Fiber Prints Washing
This might be better after drinking a bottle of Nyquil.
I have to say. The more of these prints I make, the more I realize just how good they are. I’m not saying I’m a great printer because I’m not. What I’m saying is, comparing these prints to the BEST inkjet prints I can get, I still see a real use for silver.
Can you get great digital prints? Sure. And in some cases they look better than the analog version. I’m not saying, “never print digital.” What I am asking is “Why draw a line in the sand and condemn the analog process?”
I think most of the folks pushing inkjet are doing so because that is their business, and also because it is just far quicker and easier to make digital prints. However, as we all know, quicker and easier does not always lend itself to making something better. Look at initial auto quality. Or how about houses built with hand driven nails as opposed to nail gun. There are many more examples.
I tell ya, when this first print came up in the developer today, even after twenty years, I had a smile a mile wide on my mug. It never gets old.
So I know a lot of you are never going to go in the darkroom. I know a lot of folks have written off the idea of silver. So do this. Take one of your favorite negatives and have someone print it for you. Choose someone who is actually a good printer and have it done. You will be amazed.
And on a business note…. for those of you still doubting me. Over the past several years, when I have shown work to collectors, and I’ve given those collectors a choice as to whether they can have a silver gelatin print or a digital print…every single person has requested silver over inkjet. Every single person. In fact, I’ve never had a collector ask for digital prints. Ever.
If you only print digital, no big deal, people are willing to collect those, but when given a choice….I’ve had nothing but silver. In part, this was what drove me back to the darkroom after a FIFTEEN year break.
I tell ya. I feel, in some ways, like I’ve been missing the point for all these years. I realized for me, quick and easy was destroying my photography. Digital capture made me a sloppy photographer and digital printing made me a sloppy photographer and printer. Now, I’m S-L-o-w-l-y finding myself again. I feel like I’m thinking again, and when I’m in the field and I know I’m going to print in the darkroom, I”m FAR more involved in the photography process than when I’m shooting digital and printing digital, when I can rely on the electronics to save me from myself.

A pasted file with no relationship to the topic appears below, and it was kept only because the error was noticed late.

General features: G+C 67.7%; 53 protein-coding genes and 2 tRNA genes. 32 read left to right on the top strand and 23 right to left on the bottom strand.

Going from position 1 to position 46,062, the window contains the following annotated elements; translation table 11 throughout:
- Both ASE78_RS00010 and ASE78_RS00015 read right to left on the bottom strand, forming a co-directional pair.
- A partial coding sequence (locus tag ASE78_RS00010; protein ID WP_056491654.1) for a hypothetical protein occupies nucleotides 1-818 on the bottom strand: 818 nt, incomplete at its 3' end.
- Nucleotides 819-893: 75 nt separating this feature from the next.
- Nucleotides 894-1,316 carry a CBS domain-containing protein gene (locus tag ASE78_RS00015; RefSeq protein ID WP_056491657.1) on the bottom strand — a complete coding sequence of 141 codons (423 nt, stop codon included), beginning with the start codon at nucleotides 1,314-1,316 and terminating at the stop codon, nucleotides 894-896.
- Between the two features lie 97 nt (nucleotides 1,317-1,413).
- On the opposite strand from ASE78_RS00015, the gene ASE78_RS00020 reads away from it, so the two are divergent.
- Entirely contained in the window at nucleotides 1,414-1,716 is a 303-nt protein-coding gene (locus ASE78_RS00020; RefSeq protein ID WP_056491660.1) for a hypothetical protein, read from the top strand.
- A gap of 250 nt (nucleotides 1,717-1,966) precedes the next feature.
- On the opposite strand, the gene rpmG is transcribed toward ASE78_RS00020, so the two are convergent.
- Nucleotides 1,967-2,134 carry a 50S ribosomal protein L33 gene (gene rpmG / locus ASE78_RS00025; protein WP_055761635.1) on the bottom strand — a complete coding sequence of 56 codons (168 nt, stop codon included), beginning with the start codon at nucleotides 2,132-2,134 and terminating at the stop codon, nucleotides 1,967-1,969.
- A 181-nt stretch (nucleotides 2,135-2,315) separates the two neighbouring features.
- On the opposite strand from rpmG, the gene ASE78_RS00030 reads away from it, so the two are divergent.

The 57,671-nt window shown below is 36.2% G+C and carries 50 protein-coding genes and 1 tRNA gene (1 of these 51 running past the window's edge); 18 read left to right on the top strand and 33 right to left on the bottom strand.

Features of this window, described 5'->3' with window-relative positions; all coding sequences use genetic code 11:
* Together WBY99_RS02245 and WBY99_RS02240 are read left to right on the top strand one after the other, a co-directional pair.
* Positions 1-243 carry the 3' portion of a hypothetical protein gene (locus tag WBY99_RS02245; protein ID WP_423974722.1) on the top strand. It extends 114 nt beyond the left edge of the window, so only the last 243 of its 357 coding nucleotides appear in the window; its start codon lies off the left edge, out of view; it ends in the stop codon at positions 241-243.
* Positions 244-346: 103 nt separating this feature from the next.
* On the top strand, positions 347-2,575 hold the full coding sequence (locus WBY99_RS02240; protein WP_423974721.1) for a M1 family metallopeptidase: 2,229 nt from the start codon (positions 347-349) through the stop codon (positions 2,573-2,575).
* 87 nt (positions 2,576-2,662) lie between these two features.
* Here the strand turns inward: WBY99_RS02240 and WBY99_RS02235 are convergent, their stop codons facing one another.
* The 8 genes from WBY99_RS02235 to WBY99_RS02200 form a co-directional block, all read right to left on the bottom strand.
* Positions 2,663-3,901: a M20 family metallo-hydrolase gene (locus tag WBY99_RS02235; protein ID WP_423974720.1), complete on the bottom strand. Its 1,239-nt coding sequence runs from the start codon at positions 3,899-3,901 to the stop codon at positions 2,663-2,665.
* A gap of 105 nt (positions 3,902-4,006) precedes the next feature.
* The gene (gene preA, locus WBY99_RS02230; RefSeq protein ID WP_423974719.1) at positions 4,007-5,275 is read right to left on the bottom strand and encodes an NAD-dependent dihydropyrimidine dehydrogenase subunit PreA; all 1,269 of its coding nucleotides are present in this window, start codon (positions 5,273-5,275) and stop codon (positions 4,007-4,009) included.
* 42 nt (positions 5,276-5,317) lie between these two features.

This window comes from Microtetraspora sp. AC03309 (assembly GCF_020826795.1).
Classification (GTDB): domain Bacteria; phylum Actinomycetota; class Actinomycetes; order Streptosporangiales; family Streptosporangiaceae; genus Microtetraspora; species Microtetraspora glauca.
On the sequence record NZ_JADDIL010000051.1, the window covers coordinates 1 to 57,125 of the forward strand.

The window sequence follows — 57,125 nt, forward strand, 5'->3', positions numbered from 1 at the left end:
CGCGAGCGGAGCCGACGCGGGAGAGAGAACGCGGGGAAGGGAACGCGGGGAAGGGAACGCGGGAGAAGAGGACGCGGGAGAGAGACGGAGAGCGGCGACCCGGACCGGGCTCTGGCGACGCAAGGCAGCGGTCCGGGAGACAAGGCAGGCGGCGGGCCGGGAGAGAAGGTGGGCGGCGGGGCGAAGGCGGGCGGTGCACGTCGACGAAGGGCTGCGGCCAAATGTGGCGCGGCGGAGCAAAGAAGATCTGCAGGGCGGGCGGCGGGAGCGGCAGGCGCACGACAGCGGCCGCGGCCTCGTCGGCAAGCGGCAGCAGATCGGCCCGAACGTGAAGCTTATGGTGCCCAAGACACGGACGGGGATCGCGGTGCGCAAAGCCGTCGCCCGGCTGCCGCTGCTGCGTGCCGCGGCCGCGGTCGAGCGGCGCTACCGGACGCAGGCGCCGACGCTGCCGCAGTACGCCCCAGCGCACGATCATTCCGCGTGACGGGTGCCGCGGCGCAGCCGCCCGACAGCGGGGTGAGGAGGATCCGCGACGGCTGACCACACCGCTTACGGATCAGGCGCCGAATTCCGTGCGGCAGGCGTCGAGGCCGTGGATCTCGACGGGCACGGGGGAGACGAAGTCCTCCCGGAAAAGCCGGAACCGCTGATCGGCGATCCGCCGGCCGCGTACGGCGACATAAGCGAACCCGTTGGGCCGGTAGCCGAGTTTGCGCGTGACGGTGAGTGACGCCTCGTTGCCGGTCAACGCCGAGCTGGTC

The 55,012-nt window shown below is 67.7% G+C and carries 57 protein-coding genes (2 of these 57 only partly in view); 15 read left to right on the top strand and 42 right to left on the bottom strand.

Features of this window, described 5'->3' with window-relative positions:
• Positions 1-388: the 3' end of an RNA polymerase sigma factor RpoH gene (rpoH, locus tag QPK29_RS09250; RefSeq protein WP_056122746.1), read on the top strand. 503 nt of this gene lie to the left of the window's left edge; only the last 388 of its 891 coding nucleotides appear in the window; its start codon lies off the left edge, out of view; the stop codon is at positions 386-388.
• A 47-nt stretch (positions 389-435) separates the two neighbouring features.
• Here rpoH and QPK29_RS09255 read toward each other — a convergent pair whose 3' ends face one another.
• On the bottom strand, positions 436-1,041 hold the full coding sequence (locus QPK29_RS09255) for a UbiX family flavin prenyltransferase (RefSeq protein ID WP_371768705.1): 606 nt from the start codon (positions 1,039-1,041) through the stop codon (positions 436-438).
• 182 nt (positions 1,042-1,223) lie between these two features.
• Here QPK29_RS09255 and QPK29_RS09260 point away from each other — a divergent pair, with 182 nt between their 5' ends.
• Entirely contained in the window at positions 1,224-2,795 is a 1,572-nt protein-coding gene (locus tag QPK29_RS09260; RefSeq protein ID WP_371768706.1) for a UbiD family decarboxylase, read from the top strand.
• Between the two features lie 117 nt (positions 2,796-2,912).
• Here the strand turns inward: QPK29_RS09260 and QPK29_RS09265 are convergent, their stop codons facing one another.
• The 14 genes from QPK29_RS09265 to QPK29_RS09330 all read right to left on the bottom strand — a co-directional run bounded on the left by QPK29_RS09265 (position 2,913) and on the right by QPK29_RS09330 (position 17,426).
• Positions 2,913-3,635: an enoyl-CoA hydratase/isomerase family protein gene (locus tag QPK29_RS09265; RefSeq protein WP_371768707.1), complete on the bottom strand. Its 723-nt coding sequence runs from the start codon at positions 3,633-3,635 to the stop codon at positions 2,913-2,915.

I see a future for me, and that future might not involve me “working as a photographer,” but what it does involve is me slowing down, working solely on my own work, regardless of where it ends up, who sees it, etc, but where I slowly and deliberately make images. In short, a departure from the modern photography world.
The ideal would be to have my own darkroom, which I’m working on, but even making prints in my current system, renting space, is perfectly fine. In some ways it reminds me of the “old days” when photographers would gather in the darkroom, exchange stories, insults, blows, etc. How can that not be good?
My message with this post is simple. Don’t just join the ranks of those saying, “Analog is dead, digital is better,” because MOST of those people have an agenda, and the agenda trumps your creative side. I’ve been to three shows in the past month, and two out of the three were printed analog, and were far superior to the show printed digitally, and it wasn’t just me expressing this view. So before we rush off into the next great thing, leaving behind everything that has gotten us where we are today, let’s take a second and use our heads.
Take a look around, it’s not like the photography business can get much worse.